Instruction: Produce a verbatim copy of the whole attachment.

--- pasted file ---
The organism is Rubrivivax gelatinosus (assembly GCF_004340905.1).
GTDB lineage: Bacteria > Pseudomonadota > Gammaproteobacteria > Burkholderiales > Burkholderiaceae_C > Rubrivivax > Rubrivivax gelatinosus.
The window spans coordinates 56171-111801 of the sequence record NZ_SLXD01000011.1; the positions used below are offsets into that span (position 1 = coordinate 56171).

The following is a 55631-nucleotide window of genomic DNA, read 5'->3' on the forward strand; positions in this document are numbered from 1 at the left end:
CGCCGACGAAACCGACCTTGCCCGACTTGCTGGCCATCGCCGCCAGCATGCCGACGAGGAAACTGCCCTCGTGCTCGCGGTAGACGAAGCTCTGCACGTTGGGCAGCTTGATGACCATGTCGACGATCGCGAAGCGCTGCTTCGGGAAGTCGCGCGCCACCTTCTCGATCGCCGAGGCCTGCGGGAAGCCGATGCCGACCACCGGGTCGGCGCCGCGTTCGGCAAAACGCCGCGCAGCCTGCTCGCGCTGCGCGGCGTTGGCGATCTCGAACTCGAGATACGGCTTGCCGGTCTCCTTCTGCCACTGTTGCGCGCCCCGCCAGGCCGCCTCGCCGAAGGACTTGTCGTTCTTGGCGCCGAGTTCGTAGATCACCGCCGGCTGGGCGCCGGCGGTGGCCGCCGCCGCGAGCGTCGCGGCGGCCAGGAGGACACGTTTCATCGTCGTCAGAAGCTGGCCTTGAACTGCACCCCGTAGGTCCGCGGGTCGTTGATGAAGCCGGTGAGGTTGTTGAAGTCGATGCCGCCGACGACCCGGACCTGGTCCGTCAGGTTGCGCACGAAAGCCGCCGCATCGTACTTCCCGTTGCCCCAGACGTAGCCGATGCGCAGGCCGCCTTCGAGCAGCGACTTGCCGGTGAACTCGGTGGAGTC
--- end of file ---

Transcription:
The organism is Rubrivivax gelatinosus (assembly GCF_004340905.1).
GTDB lineage: Bacteria > Pseudomonadota > Gammaproteobacteria > Burkholderiales > Burkholderiaceae_C > Rubrivivax > Rubrivivax gelatinosus.
The window spans coordinates 56171-111801 of the sequence record NZ_SLXD01000011.1; the positions used below are offsets into that span (position 1 = coordinate 56171).

The following is a 55631-nucleotide window of genomic DNA, read 5'->3' on the forward strand; positions in this document are numbered from 1 at the left end:
CGCCGACGAAACCGACCTTGCCCGACTTGCTGGCCATCGCCGCCAGCATGCCGACGAGGAAACTGCCCTCGTGCTCGCGGTAGACGAAGCTCTGCACGTTGGGCAGCTTGATGACCATGTCGACGATCGCGAAGCGCTGCTTCGGGAAGTCGCGCGCCACCTTCTCGATCGCCGAGGCCTGCGGGAAGCCGATGCCGACCACCGGGTCGGCGCCGCGTTCGGCAAAACGCCGCGCAGCCTGCTCGCGCTGCGCGGCGTTGGCGATCTCGAACTCGAGATACGGCTTGCCGGTCTCCTTCTGCCACTGTTGCGCGCCCCGCCAGGCCGCCTCGCCGAAGGACTTGTCGTTCTTGGCGCCGAGTTCGTAGATCACCGCCGGCTGGGCGCCGGCGGTGGCCGCCGCCGCGAGCGTCGCGGCGGCCAGGAGGACACGTTTCATCGTCGTCAGAAGCTGGCCTTGAACTGCACCCCGTAGGTCCGCGGGTCGTTGATGAAGCCGGTGAGGTTGTTGAAGTCGATGCCGCCGACGACCCGGACCTGGTCCGTCAGGTTGCGCACGAAAGCCGCCGCATCGTACTTCCCGTTGCCCCAGACGTAGCCGATGCGCAGGCCGCCTTCGAGCAGCGACTTGCCGGTGAACTCGGTGGAGTC